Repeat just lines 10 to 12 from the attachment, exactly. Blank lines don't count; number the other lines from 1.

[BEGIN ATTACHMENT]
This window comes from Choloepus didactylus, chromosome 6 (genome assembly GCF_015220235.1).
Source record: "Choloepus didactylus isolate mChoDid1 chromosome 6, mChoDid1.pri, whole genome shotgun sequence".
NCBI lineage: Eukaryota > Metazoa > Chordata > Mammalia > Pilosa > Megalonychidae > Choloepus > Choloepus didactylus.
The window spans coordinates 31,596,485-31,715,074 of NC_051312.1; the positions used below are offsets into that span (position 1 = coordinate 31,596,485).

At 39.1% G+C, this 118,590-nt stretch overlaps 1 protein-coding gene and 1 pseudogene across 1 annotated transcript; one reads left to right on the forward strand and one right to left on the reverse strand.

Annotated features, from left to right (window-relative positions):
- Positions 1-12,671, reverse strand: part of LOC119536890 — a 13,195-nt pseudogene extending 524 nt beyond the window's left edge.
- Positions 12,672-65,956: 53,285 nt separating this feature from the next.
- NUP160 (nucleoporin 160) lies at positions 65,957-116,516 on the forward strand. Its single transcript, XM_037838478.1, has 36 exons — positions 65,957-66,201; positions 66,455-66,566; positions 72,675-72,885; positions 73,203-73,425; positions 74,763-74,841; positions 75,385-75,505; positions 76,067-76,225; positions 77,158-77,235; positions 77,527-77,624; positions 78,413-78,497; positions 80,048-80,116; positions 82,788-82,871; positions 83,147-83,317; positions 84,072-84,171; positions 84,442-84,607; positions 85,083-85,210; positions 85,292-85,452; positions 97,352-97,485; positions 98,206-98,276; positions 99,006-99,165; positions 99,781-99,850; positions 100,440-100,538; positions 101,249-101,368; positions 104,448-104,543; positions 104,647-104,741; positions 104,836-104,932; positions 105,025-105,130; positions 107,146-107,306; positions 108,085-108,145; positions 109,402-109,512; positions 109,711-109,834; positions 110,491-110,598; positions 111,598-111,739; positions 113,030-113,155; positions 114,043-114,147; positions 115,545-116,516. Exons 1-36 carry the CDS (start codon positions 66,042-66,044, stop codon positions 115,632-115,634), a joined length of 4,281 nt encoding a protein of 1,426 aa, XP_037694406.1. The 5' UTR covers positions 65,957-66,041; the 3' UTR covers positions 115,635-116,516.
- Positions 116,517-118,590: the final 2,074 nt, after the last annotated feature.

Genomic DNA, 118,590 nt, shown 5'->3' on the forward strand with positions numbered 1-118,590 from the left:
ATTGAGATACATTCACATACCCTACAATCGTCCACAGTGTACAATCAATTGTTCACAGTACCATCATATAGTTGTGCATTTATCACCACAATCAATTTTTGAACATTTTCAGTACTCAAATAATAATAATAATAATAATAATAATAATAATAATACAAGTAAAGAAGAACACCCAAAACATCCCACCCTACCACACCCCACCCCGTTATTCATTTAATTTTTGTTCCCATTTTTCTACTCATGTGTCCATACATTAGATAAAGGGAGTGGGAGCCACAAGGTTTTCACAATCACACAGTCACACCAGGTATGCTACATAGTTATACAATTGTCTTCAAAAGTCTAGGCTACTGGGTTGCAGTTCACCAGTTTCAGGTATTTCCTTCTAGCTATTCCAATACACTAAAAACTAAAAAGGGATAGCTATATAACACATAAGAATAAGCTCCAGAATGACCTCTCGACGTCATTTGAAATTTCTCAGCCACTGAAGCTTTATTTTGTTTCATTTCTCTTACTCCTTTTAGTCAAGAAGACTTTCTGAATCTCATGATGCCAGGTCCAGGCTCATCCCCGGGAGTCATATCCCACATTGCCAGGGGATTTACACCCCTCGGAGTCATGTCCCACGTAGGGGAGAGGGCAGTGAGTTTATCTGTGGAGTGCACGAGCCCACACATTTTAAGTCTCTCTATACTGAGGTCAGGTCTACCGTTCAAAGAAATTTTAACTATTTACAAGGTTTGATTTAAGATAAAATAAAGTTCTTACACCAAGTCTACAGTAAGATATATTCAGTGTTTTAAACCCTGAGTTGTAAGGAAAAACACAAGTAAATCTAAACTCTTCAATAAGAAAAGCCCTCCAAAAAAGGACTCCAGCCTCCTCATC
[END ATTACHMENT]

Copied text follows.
- Positions 116,517-118,590: the final 2,074 nt, after the last annotated feature.

Genomic DNA, 118,590 nt, shown 5'->3' on the forward strand with positions numbered 1-118,590 from the left:
ATTGAGATACATTCACATACCCTACAATCGTCCACAGTGTACAATCAATTGTTCACAGTACCATCATATAGTTGTGCATTTATCACCACAATCAATTTTTGAACATTTTCAGTACTCAAATAATAATAATAATAATAATAATAATAATAATAATACAAGTAAAGAAGAACACCCAAAACATCCCACCCTACCACACCCCACCCCGTTATTCATTTAATTTTTGTTCCCATTTTTCTACTCATGTGTCCATACATTAGATAAAGGGAGTGGGAGCCACAAGGTTTTCACAATCACACAGTCACACCAGGTATGCTACATAGTTATACAATTGTCTTCAAAAGTCTAGGCTACTGGGTTGCAGTTCACCAGTTTCAGGTATTTCCTTCTAGCTATTCCAATACACTAAAAACTAAAAAGGGATAGCTATATAACACATAAGAATAAGCTCCAGAATGACCTCTCGACGTCATTTGAAATTTCTCAGCCACTGAAGCTTTATTTTGTTTCATTTCTCTTACTCCTTTTAGTCAAGAAGACTTTCTGAATCTCATGATGCCAGGTCCAGGCTCATCCCCGGGAGTCATATCCCACATTGCCAGGGGATTTACACCCCTCGGAGTCATGTCCCACGTAGGGGAGAGGGCAGTGAGTTTATCTGTGGAGTGCACGAGCCCACACATTTTAAGTCTCTCTATACTGAGGTCAGGTCTACCGTTCAAAGAAATTTTAACTATTTACAAGGTTTGATTTAAGATAAAATAAAGTTCTTACACCAAGTCTACAGTAAGATATATTCAGTGTTTTAAACCCTGAGTTGTAAGGAAAAACACAAGTAAATCTAAACTCTTCAATAAGAAAAGCCCTCCAAAAAAGGACTCCAGCCTCCTCATC